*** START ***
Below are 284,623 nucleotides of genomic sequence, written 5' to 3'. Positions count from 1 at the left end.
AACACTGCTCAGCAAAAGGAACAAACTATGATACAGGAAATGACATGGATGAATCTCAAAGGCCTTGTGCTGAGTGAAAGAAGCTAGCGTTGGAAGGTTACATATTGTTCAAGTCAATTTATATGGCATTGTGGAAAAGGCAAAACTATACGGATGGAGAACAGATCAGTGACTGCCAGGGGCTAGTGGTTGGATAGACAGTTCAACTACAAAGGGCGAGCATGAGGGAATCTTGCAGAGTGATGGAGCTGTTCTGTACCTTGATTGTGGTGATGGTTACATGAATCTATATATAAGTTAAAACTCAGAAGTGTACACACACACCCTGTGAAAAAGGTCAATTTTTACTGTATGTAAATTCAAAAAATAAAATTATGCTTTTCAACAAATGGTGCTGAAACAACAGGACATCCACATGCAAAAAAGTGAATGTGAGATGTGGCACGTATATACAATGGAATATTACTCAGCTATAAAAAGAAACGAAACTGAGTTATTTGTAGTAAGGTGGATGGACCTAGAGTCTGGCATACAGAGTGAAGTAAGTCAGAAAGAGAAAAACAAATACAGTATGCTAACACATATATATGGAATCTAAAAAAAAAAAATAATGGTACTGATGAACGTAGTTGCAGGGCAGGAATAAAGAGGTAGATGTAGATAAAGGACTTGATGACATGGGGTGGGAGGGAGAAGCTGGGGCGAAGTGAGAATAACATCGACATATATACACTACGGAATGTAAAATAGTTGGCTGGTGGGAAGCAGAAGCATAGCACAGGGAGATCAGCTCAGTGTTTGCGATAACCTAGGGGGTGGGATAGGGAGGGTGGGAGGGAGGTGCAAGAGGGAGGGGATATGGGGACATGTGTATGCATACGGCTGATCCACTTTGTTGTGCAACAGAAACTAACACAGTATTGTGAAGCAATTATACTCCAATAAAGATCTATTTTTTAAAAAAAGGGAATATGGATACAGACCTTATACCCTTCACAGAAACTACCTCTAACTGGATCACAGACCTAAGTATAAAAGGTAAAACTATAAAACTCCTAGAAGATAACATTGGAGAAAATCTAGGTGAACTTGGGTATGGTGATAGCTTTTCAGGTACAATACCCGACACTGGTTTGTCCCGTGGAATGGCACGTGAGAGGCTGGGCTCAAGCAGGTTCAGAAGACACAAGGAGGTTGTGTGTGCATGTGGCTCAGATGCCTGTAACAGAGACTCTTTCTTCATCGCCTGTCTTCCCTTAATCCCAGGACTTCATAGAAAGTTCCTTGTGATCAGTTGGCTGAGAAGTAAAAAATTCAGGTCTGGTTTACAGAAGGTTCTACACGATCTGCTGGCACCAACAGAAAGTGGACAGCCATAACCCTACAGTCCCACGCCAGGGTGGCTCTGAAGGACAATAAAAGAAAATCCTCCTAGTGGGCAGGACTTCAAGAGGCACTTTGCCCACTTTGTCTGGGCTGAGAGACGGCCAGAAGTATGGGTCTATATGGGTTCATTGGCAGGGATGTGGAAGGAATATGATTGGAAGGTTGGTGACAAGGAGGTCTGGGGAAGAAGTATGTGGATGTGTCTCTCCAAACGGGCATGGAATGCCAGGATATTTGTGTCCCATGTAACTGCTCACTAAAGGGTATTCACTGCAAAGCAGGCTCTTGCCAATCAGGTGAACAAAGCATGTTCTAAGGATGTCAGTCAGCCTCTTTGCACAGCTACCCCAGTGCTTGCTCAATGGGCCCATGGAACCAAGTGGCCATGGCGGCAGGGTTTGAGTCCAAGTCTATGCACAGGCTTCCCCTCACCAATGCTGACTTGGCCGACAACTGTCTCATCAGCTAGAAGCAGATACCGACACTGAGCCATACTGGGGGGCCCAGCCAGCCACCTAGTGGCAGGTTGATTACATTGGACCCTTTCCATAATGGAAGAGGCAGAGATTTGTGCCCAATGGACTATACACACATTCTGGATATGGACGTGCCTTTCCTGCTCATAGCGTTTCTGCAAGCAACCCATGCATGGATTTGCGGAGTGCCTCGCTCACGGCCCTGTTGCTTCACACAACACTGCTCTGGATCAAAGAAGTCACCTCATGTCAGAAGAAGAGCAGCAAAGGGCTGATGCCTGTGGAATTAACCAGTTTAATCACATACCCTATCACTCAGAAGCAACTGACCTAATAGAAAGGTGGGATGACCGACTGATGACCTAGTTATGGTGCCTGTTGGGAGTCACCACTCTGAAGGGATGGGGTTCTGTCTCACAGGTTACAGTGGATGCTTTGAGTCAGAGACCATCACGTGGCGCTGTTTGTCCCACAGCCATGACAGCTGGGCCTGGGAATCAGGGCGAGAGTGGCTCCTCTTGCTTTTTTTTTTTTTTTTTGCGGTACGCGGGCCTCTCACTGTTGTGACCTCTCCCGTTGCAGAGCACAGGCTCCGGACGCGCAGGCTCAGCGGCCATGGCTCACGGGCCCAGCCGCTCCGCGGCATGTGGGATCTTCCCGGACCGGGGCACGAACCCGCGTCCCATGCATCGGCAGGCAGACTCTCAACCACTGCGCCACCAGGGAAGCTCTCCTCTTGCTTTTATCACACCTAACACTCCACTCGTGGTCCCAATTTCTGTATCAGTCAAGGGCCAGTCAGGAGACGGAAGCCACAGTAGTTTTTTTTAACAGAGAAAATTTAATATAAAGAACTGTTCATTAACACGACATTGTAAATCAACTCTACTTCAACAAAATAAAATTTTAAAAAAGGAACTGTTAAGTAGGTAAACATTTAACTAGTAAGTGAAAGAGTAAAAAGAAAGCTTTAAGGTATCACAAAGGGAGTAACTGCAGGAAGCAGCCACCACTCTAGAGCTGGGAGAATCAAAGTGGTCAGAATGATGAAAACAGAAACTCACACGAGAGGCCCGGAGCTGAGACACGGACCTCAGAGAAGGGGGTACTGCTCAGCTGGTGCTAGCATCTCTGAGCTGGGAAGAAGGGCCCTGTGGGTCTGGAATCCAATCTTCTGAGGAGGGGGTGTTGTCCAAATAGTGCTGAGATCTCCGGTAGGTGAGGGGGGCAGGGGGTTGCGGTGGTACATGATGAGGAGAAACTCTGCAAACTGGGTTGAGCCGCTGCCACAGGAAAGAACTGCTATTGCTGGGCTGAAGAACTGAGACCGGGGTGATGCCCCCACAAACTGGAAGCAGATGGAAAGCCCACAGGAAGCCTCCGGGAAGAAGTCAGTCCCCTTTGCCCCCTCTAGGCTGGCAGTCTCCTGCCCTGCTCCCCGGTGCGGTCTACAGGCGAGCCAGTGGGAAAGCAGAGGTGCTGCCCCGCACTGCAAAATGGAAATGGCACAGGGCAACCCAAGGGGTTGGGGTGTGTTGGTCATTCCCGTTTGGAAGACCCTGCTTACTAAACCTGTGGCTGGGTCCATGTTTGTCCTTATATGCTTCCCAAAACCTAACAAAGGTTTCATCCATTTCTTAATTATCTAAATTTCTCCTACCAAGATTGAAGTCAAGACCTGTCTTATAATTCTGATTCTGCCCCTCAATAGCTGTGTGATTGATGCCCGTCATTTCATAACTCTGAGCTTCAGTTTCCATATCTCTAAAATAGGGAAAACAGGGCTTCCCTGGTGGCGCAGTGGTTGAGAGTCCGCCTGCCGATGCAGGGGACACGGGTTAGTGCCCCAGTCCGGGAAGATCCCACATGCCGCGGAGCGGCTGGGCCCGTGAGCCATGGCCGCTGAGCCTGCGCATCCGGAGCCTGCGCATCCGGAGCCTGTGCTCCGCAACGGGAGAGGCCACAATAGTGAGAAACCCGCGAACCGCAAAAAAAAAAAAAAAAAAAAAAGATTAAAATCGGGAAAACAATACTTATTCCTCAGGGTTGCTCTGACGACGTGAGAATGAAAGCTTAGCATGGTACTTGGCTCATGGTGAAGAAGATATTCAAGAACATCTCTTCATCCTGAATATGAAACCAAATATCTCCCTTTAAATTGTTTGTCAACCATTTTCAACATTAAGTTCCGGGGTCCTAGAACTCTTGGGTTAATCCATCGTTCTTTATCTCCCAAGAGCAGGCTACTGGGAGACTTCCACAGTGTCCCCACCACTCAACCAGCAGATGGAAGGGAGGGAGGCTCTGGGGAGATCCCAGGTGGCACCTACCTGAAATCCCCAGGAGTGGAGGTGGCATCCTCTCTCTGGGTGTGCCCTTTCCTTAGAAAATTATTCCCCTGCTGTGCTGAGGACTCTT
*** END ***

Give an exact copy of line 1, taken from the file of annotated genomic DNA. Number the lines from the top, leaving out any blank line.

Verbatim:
Below are 284,623 nucleotides of genomic sequence, written 5' to 3'. Positions count from 1 at the left end.